Health Risks of Social Isolation and Loneliness
Social isolation and loneliness have become widespread problems in the United States, posing a serious threat to our mental and physical health.
Social isolation and loneliness have been linked to increased risk for:2-7
- Heart disease and stroke.
- Type 2 diabetes.
- Depression and anxiety.
- Suicidality and self-harm.
- Earlier death.
Social isolation is the lack of relationships with others and little to no social support or contact. It is associated with risk even if people don’t feel lonely.
Loneliness is feeling alone or disconnected from others. It is feeling like you do not have meaningful or close relationships or a sense of belonging. It reflects the difference between a person’s actual and desired level of connection. This means that even a person with a lot of friends can feel lonely.
Loneliness and isolation may be shaped by many factors, including culture, demographics, and the places where people live, work, learn, and play.
More than 1 in 3 adults aged 45 and older feel lonely in the United States.5
Factors That Might Increase a Persons’ Risk of Social Isolation and Loneliness1,5,8-13
- Having a lower income (less than $50,000/year).
- Having a psychiatric or depressive disorder.
- Being marginalized or discriminated against.
- Challenges to accessing resources, such as living in a rural areas, limited transportation, language barriers.
- Stress due to a lack of resources.
- Having a chronic disease or condition.
- Having a long-term disability.
- Being unmarried, unpartnered, or living alone.
- Being a victim of violence or abuse.
- Major life transitions like getting divorced, losing a job, or loss of a loved one.
The Costs of Social Isolation and Loneliness
Loneliness costs the US economy an estimated $406 billion a year14, in addition to the estimated $6.7 billion a year in Medicare costs for socially isolated older adults.15
Research suggests that loneliness impacts some groups more than others,5,8,9 including:
- Low-income adults.
- Young adults.
- Older adults.
- Adults living alone.
- People with chronic diseases and disabilities.
- Individuals who identify as lesbian, gay, bisexual, transgender, and questioning (or queer).
Social isolation increases your risk5 of:
Dementia by 50%
Heart disease by 29%
Stroke by 32%
Nearly 1 in 4 adults aged 65 and older are socially isolated.5
- The Loneliness Epidemic Persists: A Post-Pandemic Look at the State of Loneliness among U.S. Adults. The Cigna Group; December 2021. Accessed March 21, 2023.
- House JS, Landis KR, Umberson D. Social relationships and health. Science. 1988;241(4865):540-545.
- Holt-Lunstad J, Smith TB, Layton JB. Social relationships and mortality risk: a meta-analytic review. PLoS Med. 2010;7(7):e1000316.
- Holt-Lunstad J. Social connection as a public health issue: the evidence and a systemic framework for prioritizing the “social” in social determinants of health. Annu Rev Public Health. 2022;43:193-213.
- National Academies of Sciences, Engineering, and Medicine. Social Isolation and Loneliness in Older Adults: Opportunities for the Health Care System. The National Academies Press; 2020.
- Valtorta NK, Kanaan M, Gilbody S, Ronzi S, Hanratty B., 2016. Loneliness and social isolation as risk factors for coronary heart disease and stroke: systematic review and meta-analysis of longitudinal observational studies. Heart. 2016;102(13): 1009-1016.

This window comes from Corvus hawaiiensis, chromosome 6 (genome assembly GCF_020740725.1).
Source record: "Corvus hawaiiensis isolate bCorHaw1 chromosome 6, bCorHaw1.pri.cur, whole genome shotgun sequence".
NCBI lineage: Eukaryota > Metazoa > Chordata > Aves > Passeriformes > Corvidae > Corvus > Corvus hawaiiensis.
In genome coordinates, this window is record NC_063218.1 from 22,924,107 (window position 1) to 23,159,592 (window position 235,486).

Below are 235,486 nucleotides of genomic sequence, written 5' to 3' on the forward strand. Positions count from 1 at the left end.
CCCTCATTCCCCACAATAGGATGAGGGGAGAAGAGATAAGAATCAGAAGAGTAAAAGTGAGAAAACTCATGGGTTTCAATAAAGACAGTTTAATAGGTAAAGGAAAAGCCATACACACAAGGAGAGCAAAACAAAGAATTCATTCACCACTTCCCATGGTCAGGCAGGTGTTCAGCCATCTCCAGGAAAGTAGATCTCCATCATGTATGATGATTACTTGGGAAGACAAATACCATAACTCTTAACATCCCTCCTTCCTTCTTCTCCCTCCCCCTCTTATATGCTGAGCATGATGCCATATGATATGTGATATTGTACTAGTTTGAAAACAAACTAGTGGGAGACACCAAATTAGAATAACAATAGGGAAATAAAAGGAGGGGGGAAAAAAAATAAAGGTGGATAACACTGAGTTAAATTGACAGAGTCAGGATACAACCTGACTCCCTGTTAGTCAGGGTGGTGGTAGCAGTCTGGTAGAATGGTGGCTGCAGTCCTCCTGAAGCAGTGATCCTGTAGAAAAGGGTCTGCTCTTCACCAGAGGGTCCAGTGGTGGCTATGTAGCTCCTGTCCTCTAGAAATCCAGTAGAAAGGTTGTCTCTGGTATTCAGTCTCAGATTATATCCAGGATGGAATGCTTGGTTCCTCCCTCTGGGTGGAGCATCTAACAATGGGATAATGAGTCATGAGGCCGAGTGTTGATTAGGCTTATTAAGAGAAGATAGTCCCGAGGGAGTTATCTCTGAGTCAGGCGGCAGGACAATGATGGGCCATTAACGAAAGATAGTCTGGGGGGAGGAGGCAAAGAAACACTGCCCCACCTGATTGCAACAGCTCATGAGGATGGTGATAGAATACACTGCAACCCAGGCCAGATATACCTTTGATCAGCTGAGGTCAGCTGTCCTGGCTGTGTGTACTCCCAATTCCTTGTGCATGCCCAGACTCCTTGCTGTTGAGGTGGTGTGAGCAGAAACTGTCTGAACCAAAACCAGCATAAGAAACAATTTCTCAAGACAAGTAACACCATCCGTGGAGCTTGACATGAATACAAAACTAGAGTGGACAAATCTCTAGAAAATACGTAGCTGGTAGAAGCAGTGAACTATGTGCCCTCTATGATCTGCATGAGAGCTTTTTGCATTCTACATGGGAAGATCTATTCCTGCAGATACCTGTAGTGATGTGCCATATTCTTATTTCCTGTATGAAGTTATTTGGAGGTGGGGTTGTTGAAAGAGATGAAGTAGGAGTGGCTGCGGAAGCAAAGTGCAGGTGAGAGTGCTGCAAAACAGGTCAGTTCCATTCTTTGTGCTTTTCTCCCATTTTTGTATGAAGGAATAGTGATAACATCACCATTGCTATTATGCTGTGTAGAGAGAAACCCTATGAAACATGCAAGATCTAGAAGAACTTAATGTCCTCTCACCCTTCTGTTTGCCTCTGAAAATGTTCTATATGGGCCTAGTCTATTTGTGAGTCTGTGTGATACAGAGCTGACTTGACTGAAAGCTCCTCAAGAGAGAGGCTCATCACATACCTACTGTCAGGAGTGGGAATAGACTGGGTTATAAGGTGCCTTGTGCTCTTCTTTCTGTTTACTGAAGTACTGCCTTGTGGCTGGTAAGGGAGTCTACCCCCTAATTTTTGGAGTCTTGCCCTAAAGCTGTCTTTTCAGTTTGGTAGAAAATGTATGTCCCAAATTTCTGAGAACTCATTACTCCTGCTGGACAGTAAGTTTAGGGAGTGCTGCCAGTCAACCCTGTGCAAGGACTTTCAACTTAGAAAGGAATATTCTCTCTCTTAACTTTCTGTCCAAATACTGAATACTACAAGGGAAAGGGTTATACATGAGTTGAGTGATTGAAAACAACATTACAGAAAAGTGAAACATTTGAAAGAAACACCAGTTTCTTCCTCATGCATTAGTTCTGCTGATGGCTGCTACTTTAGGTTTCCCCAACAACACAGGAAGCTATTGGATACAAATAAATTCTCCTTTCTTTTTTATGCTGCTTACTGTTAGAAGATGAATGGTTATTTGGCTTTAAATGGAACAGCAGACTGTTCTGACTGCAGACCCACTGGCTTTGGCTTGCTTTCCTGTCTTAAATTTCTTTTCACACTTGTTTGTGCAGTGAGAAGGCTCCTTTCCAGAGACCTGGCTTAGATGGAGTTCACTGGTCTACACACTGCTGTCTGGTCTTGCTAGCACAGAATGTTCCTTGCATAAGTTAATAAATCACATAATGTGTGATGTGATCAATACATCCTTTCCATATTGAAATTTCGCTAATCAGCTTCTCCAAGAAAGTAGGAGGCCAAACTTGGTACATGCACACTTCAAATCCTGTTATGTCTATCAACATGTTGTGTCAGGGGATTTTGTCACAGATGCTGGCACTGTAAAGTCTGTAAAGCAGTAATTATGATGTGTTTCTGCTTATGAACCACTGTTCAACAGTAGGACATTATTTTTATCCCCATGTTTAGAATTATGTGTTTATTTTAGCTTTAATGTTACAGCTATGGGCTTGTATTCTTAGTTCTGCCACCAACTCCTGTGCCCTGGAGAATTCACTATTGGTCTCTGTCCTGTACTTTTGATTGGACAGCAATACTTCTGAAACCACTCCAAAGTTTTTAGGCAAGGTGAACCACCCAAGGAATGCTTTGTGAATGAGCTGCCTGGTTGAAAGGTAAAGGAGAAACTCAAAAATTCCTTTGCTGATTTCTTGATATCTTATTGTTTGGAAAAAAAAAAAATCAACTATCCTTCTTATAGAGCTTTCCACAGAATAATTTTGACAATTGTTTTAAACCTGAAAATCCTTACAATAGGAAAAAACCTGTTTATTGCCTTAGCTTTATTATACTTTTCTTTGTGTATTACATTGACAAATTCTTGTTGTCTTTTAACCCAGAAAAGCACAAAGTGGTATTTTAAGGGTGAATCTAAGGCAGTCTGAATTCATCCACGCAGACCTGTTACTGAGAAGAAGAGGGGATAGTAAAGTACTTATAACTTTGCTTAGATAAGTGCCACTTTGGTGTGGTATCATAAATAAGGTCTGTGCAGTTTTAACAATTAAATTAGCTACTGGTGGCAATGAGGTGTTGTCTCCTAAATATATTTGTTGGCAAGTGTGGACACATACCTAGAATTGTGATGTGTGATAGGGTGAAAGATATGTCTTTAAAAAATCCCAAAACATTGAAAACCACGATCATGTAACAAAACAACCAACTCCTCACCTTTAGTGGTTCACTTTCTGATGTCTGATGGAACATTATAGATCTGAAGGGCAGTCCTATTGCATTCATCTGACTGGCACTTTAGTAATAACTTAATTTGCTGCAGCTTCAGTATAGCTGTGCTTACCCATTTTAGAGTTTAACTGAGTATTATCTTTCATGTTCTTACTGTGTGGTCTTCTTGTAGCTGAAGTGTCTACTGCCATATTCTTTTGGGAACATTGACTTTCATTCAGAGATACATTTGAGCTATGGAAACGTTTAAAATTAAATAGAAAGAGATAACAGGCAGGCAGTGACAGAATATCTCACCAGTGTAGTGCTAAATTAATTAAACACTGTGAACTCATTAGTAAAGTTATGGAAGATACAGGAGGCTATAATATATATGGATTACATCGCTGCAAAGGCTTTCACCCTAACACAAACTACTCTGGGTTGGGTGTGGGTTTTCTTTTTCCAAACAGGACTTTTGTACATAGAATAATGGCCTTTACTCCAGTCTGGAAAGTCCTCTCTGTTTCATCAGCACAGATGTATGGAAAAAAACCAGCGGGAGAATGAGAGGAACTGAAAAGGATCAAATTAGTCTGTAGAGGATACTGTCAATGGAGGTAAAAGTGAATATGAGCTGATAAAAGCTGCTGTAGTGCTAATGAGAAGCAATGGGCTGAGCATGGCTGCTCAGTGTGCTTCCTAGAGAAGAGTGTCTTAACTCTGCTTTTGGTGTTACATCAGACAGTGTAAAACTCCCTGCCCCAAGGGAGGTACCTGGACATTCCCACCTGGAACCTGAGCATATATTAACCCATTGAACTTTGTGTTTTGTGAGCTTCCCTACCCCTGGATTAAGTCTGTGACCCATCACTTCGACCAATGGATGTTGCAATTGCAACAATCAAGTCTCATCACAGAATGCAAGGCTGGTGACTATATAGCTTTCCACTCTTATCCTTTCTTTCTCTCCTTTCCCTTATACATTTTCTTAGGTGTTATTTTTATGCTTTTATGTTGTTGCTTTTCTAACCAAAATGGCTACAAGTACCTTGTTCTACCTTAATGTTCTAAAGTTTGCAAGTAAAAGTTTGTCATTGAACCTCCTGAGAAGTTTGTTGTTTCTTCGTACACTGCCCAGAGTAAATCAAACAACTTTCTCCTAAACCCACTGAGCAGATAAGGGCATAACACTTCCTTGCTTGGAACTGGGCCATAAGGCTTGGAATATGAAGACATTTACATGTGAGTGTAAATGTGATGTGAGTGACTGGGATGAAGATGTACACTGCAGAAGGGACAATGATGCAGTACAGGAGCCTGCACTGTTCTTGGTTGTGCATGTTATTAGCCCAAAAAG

- Pantell M, Rehkopf D, Jutte D, Syme SL, Balmes J, Adler N. Social isolation: a predictor of mortality comparable to traditional clinical risk factors. Am J Public Health. 2013;103(11):2056-62.
- Healthy Places By Design. Socially Connected Communities: Solutions for Social Isolation. 2021. Accessed March 21, 2023. https://healthyplacesbydesign.org/wp-content/uploads/2021/03/Socially-Connected-Communities_Solutions-for-Social-Isolation.pdf
- Social Isolation and Loneliness: Impacts on Health and Approaches to Prevention for the Fairfax Community, December 2021. https://www.fairfaxcounty.gov/neighborhood-community-services/sites/neighborhood-community-services/files/assets/documents/prevention/reports/sil%20report%20-%20final%20-1121.pdf
- Mann F, Wang J, Pearce E, Ma R, Schlief M, Lloyd-Evans B, Ikhtabi S, Johnson S. Loneliness and the onset of new mental health problems in the general population. Soc Psychiatry Psychiatr Epidemiol. 2022;57(11):2161-2178.
- Santini ZI, Jose PE, York Cornwell E, Koyanagi A, Nielsen L, Hinrichsen C, Meilstrup C, Madsen KR, Koushede V. Social disconnectedness, perceived isolation, and symptoms of depression and anxiety among older Americans (NSHAP): a longitudinal mediation analysis. Lancet Public Health. 2020;5(1):e62-e70.
- Lund JJ, Chen TT, LaBazzo GE, Hawes SE, Mooney SJ. The association between three key social determinants of health and life dissatisfaction: A 2017 behavioral risk factor surveillance system analysis. Prev Med. 2021;153:106724.
- Holt-Lunstad J, Robles TF, Sbarra DA. Advancing social connection as a public health priority in the United States. Am Psychol. 2017;72(6):517-530.
- Loneliness and It’s Impact on the American Workplace. Cigna; March 2020. Accessed March 21, 2023. https://www.cigna.com/static/www-cigna-com/docs/about-us/newsroom/studies-and-reports/combatting-loneliness/loneliness-and-its-impact-on-the-american-workplace.pdf
- Flower L, Shaw J, Farid M. Medicare Spends More on Socially Isolated Older Adults. AARP Public Policy Institute; November 2017. Accessed March 21, 2023. https://www.aarp.org/content/dam/aarp/ppi/2017/10/medicare-spends-more-on-socially-isolated-older-adults.pdf